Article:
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Visualizing balance sheet flows
I have been knee-deep in R, cleaning data, refactoring code, and sprucing up graphs while waiting for Celsius to finish collapsing. At some point, an idea for a new way of representing balance-sheet data occurred to me, and with my cleaned-up data I was able to implement it for the Fed’s balance sheet pretty quickly. Here it is:
What is this?
The graph shows four-week rolling flows by balance-sheet item1, with separate panels for asset flows and liability flows. In either panel, if an entry points toward the outside of the graph, it represents expansion; if an entry points toward the center of the graph it represents contraction. So in May of this year, for example, there was basically no change on the asset side. On the liability side, bank reserves were contracting while US government deposits (the Treasury General Account or TGA) and the overnight reverse repo facility (ON RRP) were expanding.
The two sides of the balance sheet have the same size at each moment in time, so changes on each side between two points in time must also be equal, and so they are in this graph. But the representation makes it hard to see this equality. Such is the cost of making it easier to see the flow between categories on each side, which is what this graph is very good for. For example, in July 2021 ON RRP expanded while reserves and other liabilities contracted by a smaller amount—smaller by exactly the amount of the expansion on the asset side. In other words, net flows, expansion less contraction, are equal on the two sides.
Note that the flows are measured over four weeks: this has the effect of spreading transactions into the following weeks. I think this makes it easier to interpret, and arithmetically it all comes out even. But there is some judgement involved, and for different purposes, different windows might be appropriate.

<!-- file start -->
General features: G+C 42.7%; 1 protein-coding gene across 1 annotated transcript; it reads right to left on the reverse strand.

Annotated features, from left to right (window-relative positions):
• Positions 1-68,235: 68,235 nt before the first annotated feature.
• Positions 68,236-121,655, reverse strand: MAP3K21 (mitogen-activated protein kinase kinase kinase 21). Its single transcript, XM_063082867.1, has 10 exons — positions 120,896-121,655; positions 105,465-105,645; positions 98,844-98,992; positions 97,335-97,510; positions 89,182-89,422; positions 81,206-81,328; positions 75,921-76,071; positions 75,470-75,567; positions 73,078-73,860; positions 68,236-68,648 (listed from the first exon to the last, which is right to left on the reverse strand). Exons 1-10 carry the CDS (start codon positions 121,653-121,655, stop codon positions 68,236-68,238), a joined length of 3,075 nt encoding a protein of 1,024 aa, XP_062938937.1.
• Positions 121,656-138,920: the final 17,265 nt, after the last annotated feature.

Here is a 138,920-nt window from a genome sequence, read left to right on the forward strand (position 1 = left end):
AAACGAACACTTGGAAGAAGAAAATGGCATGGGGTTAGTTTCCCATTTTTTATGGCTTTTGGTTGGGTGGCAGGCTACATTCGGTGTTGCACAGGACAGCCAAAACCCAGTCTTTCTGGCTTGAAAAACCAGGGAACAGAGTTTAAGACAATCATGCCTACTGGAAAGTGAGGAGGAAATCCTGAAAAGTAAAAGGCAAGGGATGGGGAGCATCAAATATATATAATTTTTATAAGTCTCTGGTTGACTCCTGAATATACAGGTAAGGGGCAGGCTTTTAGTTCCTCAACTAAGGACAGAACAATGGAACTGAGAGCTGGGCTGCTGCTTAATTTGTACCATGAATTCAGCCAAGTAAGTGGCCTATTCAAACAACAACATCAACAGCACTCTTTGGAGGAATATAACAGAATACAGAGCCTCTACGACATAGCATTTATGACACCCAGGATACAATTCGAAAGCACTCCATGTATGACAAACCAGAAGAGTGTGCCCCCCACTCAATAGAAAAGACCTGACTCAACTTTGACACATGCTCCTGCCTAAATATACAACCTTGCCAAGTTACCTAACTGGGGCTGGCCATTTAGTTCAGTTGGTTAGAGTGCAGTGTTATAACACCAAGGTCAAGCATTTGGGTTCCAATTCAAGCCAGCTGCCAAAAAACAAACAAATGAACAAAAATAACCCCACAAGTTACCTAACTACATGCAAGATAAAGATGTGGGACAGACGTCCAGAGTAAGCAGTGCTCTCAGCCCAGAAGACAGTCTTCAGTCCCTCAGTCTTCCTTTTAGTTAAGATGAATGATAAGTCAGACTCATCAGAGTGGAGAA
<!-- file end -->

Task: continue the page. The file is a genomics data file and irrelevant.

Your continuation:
I like this picture because it makes a few things very plain:
The Fed’s steady pace of asset purchases, $120 billion per month or a bit less than $30 billion per week, continued until the end of 2021 and then were tapered off over the first half of 2022. In the next few weeks, balance-sheet-contraction is likely to begin in earnest, and the bars will point inward. This is very easy to see in the graph.
There is a lot of ebb and flow on the liability side that doesn’t seem to have much to do with what’s happening on the asset side, at least on the surface. Graphically, that is, flows are usually bigger in the bottom panel than in the top panel. Or in words: balances have been flowing back and forth between money market funds (ON RRP), banks (reserve deposits) and the US government (TGA), in various patterns over several distinct episodes.
For the last couple of months, banks have been reducing reserve balances. The funds moved first into government deposits, which then contracted as ON RRP has continued to expand.
More interpretation in a future post. For now, enjoy the graph while watching Ethereum hashrates plummet!
Previously on Soon Parted
(Treasuries - lag(Treasuries, 4)) / 4